Average new build house price

Scroll across to see the full chart.

Source: Bank of England, 23/11/22.

House prices quickly recovered from their pandemic lows and went on to post record highs.

For housebuilders, and investors, times were good. Lots of the largest builders in the country were able to post strong revenues, bolster balance sheets and pass on the good times through shareholder returns.

But good times don’t last forever, and the housebuilding sector is inherently cyclical. That means the fortunes of these businesses wax and wane alongside the health of the economy.

What’s changed?

The first thing to remember is that markets are forward-looking. Share prices often react to what the consensus is on the outlook for a year or two into the future, not necessarily what’s happening in the here and now. Over the year, there’ve been several economic changes that mean the outlook for both house prices and buyer demand have weakened.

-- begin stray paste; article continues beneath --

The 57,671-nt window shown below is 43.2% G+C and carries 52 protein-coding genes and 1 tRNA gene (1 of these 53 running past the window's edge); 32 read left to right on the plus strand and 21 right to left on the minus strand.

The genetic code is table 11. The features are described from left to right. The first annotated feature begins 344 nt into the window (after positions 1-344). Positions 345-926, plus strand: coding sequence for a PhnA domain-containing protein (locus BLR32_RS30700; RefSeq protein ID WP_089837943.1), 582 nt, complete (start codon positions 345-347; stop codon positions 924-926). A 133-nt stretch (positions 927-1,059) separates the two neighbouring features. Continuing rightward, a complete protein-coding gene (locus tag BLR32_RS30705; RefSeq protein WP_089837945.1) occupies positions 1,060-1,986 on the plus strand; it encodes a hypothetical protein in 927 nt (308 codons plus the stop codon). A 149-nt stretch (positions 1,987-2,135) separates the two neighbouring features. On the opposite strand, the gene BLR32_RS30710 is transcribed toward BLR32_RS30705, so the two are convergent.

Affordability is the first sign of weakness. Aside from house prices being at record highs, broader inflation’s been running riot over the course of the year, and this has a few impacts on a potential buyer.

The first is a basic cost equation. If everyday costs increase then consumers have less disposable income. When it comes to making a big purchase decision like a new house, cost pressures mean some buyers will simply be priced out of taking on a mortgage.

At the start of the year, data for 2021 showed the average home in England was sold at the equivalent of 9.1 times average annual income, up from 7.9 in 2020. Buyers were already under increased financial pressure, even before the cost-of-living crisis started to really take hold.